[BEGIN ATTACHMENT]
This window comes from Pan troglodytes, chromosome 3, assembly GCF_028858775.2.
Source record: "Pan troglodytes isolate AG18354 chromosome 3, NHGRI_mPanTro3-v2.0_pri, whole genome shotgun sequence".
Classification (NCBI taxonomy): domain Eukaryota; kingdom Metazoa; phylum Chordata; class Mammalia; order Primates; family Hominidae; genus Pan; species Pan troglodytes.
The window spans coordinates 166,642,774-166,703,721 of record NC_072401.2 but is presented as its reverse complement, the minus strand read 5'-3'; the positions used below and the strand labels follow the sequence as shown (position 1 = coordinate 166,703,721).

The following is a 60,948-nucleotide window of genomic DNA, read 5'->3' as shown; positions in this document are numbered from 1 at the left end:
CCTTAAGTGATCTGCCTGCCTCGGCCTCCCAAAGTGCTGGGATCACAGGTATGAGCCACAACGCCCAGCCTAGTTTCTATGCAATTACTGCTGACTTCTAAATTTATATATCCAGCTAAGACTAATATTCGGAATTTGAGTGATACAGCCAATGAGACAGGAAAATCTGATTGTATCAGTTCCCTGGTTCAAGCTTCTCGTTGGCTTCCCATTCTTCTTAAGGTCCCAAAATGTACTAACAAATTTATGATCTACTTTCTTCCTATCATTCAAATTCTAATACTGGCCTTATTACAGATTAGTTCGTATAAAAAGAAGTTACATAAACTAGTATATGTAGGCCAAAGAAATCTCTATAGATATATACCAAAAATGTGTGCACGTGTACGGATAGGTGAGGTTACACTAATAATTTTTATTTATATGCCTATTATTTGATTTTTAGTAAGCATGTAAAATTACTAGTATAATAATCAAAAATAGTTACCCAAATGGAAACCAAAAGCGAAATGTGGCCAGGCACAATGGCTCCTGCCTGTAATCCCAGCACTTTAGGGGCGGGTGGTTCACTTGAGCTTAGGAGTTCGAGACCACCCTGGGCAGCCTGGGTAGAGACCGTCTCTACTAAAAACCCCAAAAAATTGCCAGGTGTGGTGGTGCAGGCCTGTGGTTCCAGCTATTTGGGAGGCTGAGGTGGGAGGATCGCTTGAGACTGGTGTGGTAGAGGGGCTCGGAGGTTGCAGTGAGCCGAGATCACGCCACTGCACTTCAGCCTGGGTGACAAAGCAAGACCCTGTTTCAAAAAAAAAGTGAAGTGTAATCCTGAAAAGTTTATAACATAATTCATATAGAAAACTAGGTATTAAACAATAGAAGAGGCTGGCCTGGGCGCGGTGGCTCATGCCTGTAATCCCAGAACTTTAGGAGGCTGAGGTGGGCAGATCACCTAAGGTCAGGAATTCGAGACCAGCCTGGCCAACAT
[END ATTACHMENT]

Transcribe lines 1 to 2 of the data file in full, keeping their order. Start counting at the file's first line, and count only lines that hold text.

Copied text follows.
This window comes from Pan troglodytes, chromosome 3, assembly GCF_028858775.2.
Source record: "Pan troglodytes isolate AG18354 chromosome 3, NHGRI_mPanTro3-v2.0_pri, whole genome shotgun sequence".